The second mode lets you store eight loops on the pads per track, so it’s a bit like the loop version of hot cueing. It’s currently confusing because the pad colours don’t change so it’s not immediately clear you’re in this mode. I asked Vestax and apparently, this will be made better in a forthcoming ITCH update, so the colours will work in a similar way to the two slicer modes.

Finally, there’s loop roll, which divides the pads up into eight related lengths again, like an auto loop, but this time whatever you do with the pads, the track carries on playing underneath and cuts in again when you stop pressing things. In practice, it’s good for adding tension and release in the build-up to breaks, or adding a bit of interest to rhythms – great for wobbly dubstep basslines, too!

One thing to say about all of these functions is that the combination (in most cases, anyway) of bright, clear status lights, and pads that scream “use us!”, means that unlike with mean, hard little afterthought plastic buttons as found on some controllers, here you’re really encouraged to find stuff that works for you and run with it (just like on the Twitch, which to remind you is where these innovations come from).

So – ready to finally hear about the pad FX?

Pad FX

All of which brings us nicely on to the Pad FX. Here’s how it works. You hold down shift and turn the knob on your chosen deck to choose your effect. Pushing the knob turns the effect on (a red LED lights under the knob). Turning the knob adjusts the parameter.

FX performance pads vci-380 vestax
The effects and performance pads section of the VCI-380; Twitch users will find it very familiar.

Now, here’s the innovative part. Remember I said that the pads are touch sensitive? Now, say you’ve got a routine using the slicer – you slice up a big riff to make a new tune, for instance. Pad FX let you transform this further. Say you think it needs a bit of reverb. You choose your reverb settings, then depending upon how hard you perform on the pads, you’ll get more or less of the reverb effect. Press a pad hard or for a long time, and the FX mix shoots up to 100%. Do it softly or for a short time, and you only get a little. The FX mix parameter on the screen (assuming you have the DJ-FX panel open, although the effects will work even if you don’t) clearly shows you the percentage of the effect that’s active, too.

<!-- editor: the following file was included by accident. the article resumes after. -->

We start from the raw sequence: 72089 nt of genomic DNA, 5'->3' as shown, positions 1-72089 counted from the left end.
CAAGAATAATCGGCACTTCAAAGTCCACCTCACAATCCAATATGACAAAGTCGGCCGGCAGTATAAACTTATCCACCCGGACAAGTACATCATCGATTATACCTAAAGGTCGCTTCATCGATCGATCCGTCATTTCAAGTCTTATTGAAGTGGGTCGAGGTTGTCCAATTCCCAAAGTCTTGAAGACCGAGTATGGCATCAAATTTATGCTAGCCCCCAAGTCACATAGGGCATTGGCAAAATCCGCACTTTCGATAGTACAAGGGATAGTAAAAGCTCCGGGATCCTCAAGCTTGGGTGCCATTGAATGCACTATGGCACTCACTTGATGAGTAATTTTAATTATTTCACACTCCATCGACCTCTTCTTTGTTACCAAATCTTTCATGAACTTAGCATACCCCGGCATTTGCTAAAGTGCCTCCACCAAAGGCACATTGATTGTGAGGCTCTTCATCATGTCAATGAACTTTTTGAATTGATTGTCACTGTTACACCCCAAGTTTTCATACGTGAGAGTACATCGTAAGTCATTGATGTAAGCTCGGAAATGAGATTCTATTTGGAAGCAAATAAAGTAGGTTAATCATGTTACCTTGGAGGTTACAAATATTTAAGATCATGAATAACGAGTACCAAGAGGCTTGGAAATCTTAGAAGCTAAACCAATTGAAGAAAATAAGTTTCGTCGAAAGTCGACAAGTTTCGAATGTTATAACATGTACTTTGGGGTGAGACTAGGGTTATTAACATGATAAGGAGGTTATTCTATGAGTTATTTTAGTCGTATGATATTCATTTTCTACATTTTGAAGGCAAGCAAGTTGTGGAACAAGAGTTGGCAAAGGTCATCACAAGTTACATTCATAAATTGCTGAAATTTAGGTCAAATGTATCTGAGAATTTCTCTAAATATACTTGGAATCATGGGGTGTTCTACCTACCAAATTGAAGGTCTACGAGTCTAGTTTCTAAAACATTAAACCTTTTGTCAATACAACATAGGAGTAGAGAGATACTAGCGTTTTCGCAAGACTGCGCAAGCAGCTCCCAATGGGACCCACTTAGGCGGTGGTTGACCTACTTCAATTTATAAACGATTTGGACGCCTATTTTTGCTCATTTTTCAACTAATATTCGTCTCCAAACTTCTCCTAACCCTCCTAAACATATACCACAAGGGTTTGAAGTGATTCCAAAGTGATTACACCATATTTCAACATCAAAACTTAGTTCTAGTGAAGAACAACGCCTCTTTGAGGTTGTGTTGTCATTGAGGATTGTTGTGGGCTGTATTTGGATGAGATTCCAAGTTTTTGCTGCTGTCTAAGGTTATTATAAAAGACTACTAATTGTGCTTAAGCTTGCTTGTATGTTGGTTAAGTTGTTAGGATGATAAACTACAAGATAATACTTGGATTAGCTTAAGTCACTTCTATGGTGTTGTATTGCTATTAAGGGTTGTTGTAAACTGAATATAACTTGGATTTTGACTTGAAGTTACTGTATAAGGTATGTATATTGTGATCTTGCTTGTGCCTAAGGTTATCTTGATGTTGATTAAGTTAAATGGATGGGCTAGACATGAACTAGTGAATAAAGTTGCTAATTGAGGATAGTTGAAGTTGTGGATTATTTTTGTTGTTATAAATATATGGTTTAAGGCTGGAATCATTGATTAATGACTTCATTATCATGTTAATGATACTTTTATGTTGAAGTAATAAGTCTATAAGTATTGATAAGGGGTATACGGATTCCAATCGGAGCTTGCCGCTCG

It works in all performance modes, so you can add any of the 12 effects to loops, rolls, slices or cue juggling routines in an expressive way – especially if you then also apply a second constant or sweeping effect using the channel FX unit too (like a filter, for instance). You can hopefully imagine how with these resources, coupled with maybe some impromptu touchstrip action as you build out of a break or reconstruct a bassline, it will be possible to radically reconstruct a track on the fly, past even what Twitch is capable of.